Kathmandu, December 20
Nepal’s drug regulatory authority has blacklisted 16 Indian pharmaceutical companies, including Divya Pharmacy which manufactures yoga guru Ramdev’s Patanjali products, stating that they failed to comply with the World Health Organisation’s (WHO) drug-manufacturing standards.
Divya Pharmacy one of them
Besides Divya Pharmacy, the list includes Radiant Parenterals Ltd, Mercury Laboratories Ltd, Alliance Biotech, Captab Biotec, Aglowmed Ltd, Zee Laboratories, Daffodils Pharmaceuticals, GLS Pharma, Unijules Life Science, Concept Pharmaceuticals, Shree Anand Life Sciences, IPCA Laboratories, Cadila Healthcare Ltd, Dial Pharmaceuticals and Mackur Laboratories
The Department of Drug Administration, in a notice issued on December 18, asked the local agents in Nepal, which have been supplying these medicines, to immediately recall these.
According to the notice issued by the department, the medicines manufactured by the listed companies cannot be imported or distributed in Nepal.
The list of the companies that do not comply with the WHO standards was published after an inspection of the manufacturing facilities of the pharmaceutical companies that had applied to export their products to Nepal, according to department officials.
In April and July this year, the department sent a team of drug inspectors to India to inspect the manufacturing facilities of pharmaceutical companies that had applied to supply their products to Nepal.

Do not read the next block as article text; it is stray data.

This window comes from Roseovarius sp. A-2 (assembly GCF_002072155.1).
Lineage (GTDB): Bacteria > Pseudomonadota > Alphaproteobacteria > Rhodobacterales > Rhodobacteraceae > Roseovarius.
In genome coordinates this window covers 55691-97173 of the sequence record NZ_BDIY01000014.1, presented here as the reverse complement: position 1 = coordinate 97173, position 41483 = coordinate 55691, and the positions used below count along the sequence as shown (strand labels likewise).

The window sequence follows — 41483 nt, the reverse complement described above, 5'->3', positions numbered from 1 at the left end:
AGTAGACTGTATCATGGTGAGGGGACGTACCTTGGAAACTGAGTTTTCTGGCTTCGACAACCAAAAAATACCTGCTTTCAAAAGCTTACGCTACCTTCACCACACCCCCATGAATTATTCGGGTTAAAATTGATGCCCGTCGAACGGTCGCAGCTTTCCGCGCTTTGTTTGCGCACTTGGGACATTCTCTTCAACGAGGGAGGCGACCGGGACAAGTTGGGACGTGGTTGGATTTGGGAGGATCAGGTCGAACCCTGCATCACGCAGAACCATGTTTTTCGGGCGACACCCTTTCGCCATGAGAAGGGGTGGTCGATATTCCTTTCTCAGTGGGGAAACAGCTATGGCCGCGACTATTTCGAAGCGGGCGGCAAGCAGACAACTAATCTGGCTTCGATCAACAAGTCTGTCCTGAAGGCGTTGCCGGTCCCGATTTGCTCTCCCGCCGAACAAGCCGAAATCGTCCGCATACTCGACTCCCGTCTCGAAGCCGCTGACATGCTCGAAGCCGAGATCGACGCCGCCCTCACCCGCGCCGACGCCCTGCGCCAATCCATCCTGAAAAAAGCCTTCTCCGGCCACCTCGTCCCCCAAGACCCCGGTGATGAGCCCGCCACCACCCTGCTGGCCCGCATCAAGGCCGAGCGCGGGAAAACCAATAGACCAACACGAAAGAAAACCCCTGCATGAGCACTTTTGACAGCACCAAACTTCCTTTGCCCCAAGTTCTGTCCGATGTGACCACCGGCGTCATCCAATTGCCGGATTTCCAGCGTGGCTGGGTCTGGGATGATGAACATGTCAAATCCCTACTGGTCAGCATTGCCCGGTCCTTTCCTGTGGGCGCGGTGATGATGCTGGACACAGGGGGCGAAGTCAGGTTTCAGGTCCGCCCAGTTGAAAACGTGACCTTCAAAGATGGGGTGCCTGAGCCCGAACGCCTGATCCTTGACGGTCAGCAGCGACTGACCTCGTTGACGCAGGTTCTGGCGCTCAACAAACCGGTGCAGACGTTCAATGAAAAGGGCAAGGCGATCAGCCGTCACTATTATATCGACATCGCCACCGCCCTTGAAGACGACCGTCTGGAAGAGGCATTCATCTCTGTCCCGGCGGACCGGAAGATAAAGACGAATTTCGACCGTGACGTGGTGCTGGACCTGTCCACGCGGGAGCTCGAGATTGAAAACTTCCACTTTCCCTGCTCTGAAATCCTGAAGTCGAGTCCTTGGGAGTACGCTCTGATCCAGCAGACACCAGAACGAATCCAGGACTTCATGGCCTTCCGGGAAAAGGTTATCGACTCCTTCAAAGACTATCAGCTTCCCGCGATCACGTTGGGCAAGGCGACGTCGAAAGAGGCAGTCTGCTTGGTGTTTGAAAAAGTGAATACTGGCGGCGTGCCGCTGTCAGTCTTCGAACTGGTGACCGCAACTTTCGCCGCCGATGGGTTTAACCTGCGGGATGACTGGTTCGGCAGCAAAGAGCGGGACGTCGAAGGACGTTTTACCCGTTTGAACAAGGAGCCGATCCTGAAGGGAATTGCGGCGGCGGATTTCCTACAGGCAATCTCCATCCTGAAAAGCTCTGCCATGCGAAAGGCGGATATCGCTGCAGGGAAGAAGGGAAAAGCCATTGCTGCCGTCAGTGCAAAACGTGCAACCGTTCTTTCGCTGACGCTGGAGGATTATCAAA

Besides Divya Pharmacy, the list includes Radiant Parenterals Ltd, Mercury Laboratories Ltd, Alliance Biotech, Captab Biotec, Aglowmed Ltd, Zee Laboratories, Daffodils Pharmaceuticals, GLS Pharma, Unijules Life Science, Concept Pharmaceuticals, Shree Anand Life Sciences, IPCA Laboratories, Cadila Healthcare Ltd, Dial Pharmaceuticals and Mackur Laboratories.
Similarly, the department, in another notice issued on December 19, asked the distributors to recall 500 ml and 5-litre hand sanitisers manufactured by India’s Global Healthcare. The department has asked the organisations concerned not to use, sell or distribute the hand sanitiser.
The development comes close on the heels of a controversy over the alleged link of cough syrups, manufactured by a firm in Haryana's Sonepat, to the death of over 66 children in Gambia. The World Health Organisation, had in October this year, issued a medical product alert for the four "contaminated" paediatric medicines.
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